The Greatest Advice Of All Time, Pt. 2

I touched on it last week, but 2008 wasn’t a great year for me. It’s really strange to realize that 2008 was five years ago. Five whole years have passed, and so much has changed since then. Five years, but it seems like just yesterday. All still so fresh in my mind.

I was a fresh faced (read: my beard wasn’t all that great) 20 year old going into his final year of college. At the start of 2008, things were going pretty well for me. I had a cool girlfriend, was looking forward to a summer internship with some local radio stations, and was a fairly popular dude on campus. A foundation had been laid for 2008 to be a great year. It was a year full of promise. Full of opportunity.

Of course, I wouldn’t be writing any of this, or probably have this blog at all, if 2008 had ended up like that. Instead, 2008 sucked. Hard.

The first thing that happened was the loss of that cool girlfriend. She was attractive, smart, and funny. Really, she was a great person, and together we were an awesome couple. But something was wrong. The relationship itself had gotten unhealthy. We reached that point, somewhere close to the two year mark, where things start to get significantly more stressful a lot more often. The point where it takes a significant amount of maturity to survive. And when we reached that point, we sort of folded in on ourselves. Demands started to be made of each other that we didn’t have the right to demand. Expectations (remember that whole post I wrote?) were given life that never should have been given life. We both dealt with the stress in incorrect ways, and we did a lot of harm.

In my case, I totally checked out. Things got tough, and I quit on her. When I should have woken up in the morning and made a conscious decision to be patient and love her through the tough times, I refused to do so. I turned selfish. I fought against her for the sake of my own happiness, instead of handling things the way I should have. And God bless her, she was somehow patient with me throughout the whole thing.

On March 5th, 2008, I had the worst night of my life. It was a day when nothing would go right for me at all, which didn’t help because I knew a tough conversation was coming that night. Breakups are always bad, but I call this night the worst of my life because it started the slide that would continue for the rest of the year. After ending the relationship, I spent the next several minutes in my car punching the steering wheel and the center console and asking God if any of this was the right decision. I broke the center console, also. Just so you understand how emotional I was at the time.

I was terrified. I was terrified that I had just screwed up my entire future.

It was at this point in time that RUF campus minister Chad Smith stepped in and delivered this one phrase that totally changed everything:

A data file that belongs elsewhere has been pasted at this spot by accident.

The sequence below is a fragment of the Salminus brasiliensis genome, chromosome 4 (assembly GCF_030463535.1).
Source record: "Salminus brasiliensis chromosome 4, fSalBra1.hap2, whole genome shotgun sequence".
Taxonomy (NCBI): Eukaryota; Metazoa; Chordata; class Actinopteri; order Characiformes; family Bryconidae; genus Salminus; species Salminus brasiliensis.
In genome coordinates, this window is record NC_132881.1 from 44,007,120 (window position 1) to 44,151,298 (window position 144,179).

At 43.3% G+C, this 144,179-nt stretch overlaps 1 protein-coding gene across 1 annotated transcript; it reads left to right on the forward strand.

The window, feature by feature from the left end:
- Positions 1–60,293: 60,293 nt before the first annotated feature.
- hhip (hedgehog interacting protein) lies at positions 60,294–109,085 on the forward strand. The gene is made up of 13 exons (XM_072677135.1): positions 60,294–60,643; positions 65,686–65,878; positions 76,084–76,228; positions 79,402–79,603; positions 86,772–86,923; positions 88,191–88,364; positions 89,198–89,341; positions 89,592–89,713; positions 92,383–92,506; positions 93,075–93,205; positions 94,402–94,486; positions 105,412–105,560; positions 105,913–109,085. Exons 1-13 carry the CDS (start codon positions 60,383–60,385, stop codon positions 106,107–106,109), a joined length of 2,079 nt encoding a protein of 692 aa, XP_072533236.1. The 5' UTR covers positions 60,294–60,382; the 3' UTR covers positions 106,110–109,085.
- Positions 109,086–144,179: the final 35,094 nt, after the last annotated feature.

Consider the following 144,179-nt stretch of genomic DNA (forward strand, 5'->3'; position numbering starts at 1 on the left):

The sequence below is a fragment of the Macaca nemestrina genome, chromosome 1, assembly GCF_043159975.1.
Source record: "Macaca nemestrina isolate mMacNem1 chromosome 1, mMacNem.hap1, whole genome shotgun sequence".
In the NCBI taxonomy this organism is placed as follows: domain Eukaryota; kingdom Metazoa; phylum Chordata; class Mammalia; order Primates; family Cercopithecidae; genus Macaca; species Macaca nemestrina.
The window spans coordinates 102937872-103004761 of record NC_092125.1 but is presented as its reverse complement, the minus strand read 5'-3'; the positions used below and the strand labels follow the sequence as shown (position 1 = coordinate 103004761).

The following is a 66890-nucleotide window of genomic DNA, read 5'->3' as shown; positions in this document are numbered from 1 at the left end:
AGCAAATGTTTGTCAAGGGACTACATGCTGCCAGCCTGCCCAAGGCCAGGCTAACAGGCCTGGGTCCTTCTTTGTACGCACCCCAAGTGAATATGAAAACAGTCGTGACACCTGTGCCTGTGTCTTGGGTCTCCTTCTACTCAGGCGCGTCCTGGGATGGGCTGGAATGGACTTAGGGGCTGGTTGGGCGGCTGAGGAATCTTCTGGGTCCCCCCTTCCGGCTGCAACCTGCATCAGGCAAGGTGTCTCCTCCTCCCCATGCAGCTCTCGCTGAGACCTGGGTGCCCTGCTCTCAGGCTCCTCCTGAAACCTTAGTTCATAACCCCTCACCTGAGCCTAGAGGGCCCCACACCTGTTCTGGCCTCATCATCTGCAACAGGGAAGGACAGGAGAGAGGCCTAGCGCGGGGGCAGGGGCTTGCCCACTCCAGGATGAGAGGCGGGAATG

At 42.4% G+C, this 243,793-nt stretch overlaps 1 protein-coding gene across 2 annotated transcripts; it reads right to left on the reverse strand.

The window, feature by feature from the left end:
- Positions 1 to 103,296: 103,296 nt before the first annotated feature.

God Won’t Let You Ruin Your Life

Now, at first glance this seems like some health and wealth BS, but it’s not. And it was very timely for me to hear. After the breakup, a huge amount of people thought I was a turd and stopped talking to me. For a guy who deals with abandonment issues, you can imagine that this was a bit of a rough experience. As the year went on, I worked the worst internship anyone could ever work and ended up with more free time than a guy with no friends around should have.

Basically, over the course of 2008, everything imploded. There were many nights spent saying up til 3 in the morning playing video game golf alone. There were many days spent by myself in my room because there wasn’t a point to go anywhere. There were a handful of moments in which I didn’t have the strength or will to do anything but lay face down on the ground defeated.

Yeah, not a great time.

But Chad gave me that advice, and here’s what he meant by it:

1. Don’t be afraid of what lies ahead

You know that over-quoted verse from Jeremiah? Where God promises His people that He has plans for them and all? Well, while that promise wasn’t TECHNICALLY directed straight at us, there are so, so very many promises that God HAS thrown our way. In particular, as illustrated in Matthew 6, He promises that He is strong and that He loves us.

I firmly believe in the Sovereignty of God, and my sanity is a major reason why. If I didn’t look at God as being both in control AND loving, then what would be the point of doing anything? I would still be face down on the ground, unable to continue. But that’s not the truth. The truth is that God has a plan. He is the one who orchestrates everything. So even when it looks like everything you’re attempting is failing, or even if you seem to be stuck in one place, it’s okay. Man, it’s hard to see. I know that. But surprisingly, it’s all okay.

You’re not going to screw up God’s plan. No mistake or decision you make will do that. As the years have gone by, I can see how that relationship wasn’t the right one and how to properly pursue friendships. At the time? I couldn’t. But God had a plan. Understanding it wasn’t my place (thanks, Sanctus Real).